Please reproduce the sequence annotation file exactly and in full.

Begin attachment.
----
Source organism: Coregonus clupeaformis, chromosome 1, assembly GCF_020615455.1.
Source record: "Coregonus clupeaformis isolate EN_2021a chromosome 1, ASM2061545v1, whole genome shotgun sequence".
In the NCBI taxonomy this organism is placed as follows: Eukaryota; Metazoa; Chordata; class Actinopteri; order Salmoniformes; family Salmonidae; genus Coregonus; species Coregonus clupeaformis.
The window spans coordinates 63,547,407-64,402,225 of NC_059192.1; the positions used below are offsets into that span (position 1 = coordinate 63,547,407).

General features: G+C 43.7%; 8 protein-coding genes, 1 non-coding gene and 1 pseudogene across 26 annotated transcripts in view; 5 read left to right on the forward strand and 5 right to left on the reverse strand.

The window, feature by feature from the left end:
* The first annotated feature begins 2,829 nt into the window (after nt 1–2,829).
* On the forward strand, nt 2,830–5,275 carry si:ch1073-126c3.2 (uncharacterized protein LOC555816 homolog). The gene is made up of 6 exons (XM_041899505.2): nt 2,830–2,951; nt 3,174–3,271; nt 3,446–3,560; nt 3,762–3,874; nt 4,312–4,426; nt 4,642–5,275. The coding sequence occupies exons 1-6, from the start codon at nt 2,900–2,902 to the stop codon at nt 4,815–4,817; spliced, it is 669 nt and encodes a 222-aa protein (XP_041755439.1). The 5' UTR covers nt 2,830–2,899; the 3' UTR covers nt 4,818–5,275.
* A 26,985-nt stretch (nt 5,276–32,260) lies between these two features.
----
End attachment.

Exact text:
Source organism: Coregonus clupeaformis, chromosome 1, assembly GCF_020615455.1.
Source record: "Coregonus clupeaformis isolate EN_2021a chromosome 1, ASM2061545v1, whole genome shotgun sequence".
In the NCBI taxonomy this organism is placed as follows: Eukaryota; Metazoa; Chordata; class Actinopteri; order Salmoniformes; family Salmonidae; genus Coregonus; species Coregonus clupeaformis.
The window spans coordinates 63,547,407-64,402,225 of NC_059192.1; the positions used below are offsets into that span (position 1 = coordinate 63,547,407).

General features: G+C 43.7%; 8 protein-coding genes, 1 non-coding gene and 1 pseudogene across 26 annotated transcripts in view; 5 read left to right on the forward strand and 5 right to left on the reverse strand.

The window, feature by feature from the left end:
* The first annotated feature begins 2,829 nt into the window (after nt 1–2,829).
* On the forward strand, nt 2,830–5,275 carry si:ch1073-126c3.2 (uncharacterized protein LOC555816 homolog). The gene is made up of 6 exons (XM_041899505.2): nt 2,830–2,951; nt 3,174–3,271; nt 3,446–3,560; nt 3,762–3,874; nt 4,312–4,426; nt 4,642–5,275. The coding sequence occupies exons 1-6, from the start codon at nt 2,900–2,902 to the stop codon at nt 4,815–4,817; spliced, it is 669 nt and encodes a 222-aa protein (XP_041755439.1). The 5' UTR covers nt 2,830–2,899; the 3' UTR covers nt 4,818–5,275.
* A 26,985-nt stretch (nt 5,276–32,260) lies between these two features.